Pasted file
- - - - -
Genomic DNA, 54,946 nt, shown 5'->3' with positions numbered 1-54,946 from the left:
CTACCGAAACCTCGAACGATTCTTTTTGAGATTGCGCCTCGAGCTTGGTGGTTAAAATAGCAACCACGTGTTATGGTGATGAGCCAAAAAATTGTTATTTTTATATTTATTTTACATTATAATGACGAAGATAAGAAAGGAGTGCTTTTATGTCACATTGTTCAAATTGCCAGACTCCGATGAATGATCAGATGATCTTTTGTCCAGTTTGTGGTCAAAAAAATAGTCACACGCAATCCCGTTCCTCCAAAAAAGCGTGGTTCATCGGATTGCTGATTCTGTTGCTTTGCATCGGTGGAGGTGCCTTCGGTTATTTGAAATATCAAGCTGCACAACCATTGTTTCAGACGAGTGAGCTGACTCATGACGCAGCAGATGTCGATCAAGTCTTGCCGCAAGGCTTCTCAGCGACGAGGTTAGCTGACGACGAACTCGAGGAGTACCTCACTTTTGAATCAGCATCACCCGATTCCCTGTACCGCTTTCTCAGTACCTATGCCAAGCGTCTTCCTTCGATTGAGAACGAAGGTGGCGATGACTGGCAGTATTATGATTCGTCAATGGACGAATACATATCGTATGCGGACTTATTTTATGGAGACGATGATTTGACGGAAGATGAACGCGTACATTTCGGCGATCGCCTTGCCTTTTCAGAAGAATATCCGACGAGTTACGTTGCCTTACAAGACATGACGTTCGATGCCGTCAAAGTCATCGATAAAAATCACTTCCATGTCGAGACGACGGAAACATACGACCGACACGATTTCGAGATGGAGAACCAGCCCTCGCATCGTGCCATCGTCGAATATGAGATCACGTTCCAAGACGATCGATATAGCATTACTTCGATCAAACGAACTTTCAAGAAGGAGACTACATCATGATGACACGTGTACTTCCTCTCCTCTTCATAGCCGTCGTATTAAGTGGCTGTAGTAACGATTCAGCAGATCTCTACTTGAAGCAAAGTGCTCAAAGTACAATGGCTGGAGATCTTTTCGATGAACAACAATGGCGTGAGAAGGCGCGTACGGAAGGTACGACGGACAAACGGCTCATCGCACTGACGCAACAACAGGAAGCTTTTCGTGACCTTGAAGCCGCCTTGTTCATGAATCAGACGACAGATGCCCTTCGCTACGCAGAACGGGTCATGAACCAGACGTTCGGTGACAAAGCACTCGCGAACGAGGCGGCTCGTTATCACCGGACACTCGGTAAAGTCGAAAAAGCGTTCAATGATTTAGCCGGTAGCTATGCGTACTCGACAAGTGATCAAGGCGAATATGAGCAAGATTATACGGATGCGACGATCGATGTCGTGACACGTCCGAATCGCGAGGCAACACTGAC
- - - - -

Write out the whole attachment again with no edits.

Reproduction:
Genomic DNA, 54,946 nt, shown 5'->3' with positions numbered 1-54,946 from the left:
CTACCGAAACCTCGAACGATTCTTTTTGAGATTGCGCCTCGAGCTTGGTGGTTAAAATAGCAACCACGTGTTATGGTGATGAGCCAAAAAATTGTTATTTTTATATTTATTTTACATTATAATGACGAAGATAAGAAAGGAGTGCTTTTATGTCACATTGTTCAAATTGCCAGACTCCGATGAATGATCAGATGATCTTTTGTCCAGTTTGTGGTCAAAAAAATAGTCACACGCAATCCCGTTCCTCCAAAAAAGCGTGGTTCATCGGATTGCTGATTCTGTTGCTTTGCATCGGTGGAGGTGCCTTCGGTTATTTGAAATATCAAGCTGCACAACCATTGTTTCAGACGAGTGAGCTGACTCATGACGCAGCAGATGTCGATCAAGTCTTGCCGCAAGGCTTCTCAGCGACGAGGTTAGCTGACGACGAACTCGAGGAGTACCTCACTTTTGAATCAGCATCACCCGATTCCCTGTACCGCTTTCTCAGTACCTATGCCAAGCGTCTTCCTTCGATTGAGAACGAAGGTGGCGATGACTGGCAGTATTATGATTCGTCAATGGACGAATACATATCGTATGCGGACTTATTTTATGGAGACGATGATTTGACGGAAGATGAACGCGTACATTTCGGCGATCGCCTTGCCTTTTCAGAAGAATATCCGACGAGTTACGTTGCCTTACAAGACATGACGTTCGATGCCGTCAAAGTCATCGATAAAAATCACTTCCATGTCGAGACGACGGAAACATACGACCGACACGATTTCGAGATGGAGAACCAGCCCTCGCATCGTGCCATCGTCGAATATGAGATCACGTTCCAAGACGATCGATATAGCATTACTTCGATCAAACGAACTTTCAAGAAGGAGACTACATCATGATGACACGTGTACTTCCTCTCCTCTTCATAGCCGTCGTATTAAGTGGCTGTAGTAACGATTCAGCAGATCTCTACTTGAAGCAAAGTGCTCAAAGTACAATGGCTGGAGATCTTTTCGATGAACAACAATGGCGTGAGAAGGCGCGTACGGAAGGTACGACGGACAAACGGCTCATCGCACTGACGCAACAACAGGAAGCTTTTCGTGACCTTGAAGCCGCCTTGTTCATGAATCAGACGACAGATGCCCTTCGCTACGCAGAACGGGTCATGAACCAGACGTTCGGTGACAAAGCACTCGCGAACGAGGCGGCTCGTTATCACCGGACACTCGGTAAAGTCGAAAAAGCGTTCAATGATTTAGCCGGTAGCTATGCGTACTCGACAAGTGATCAAGGCGAATATGAGCAAGATTATACGGATGCGACGATCGATGTCGTGACACGTCCGAATCGCGAGGCAACACTGAC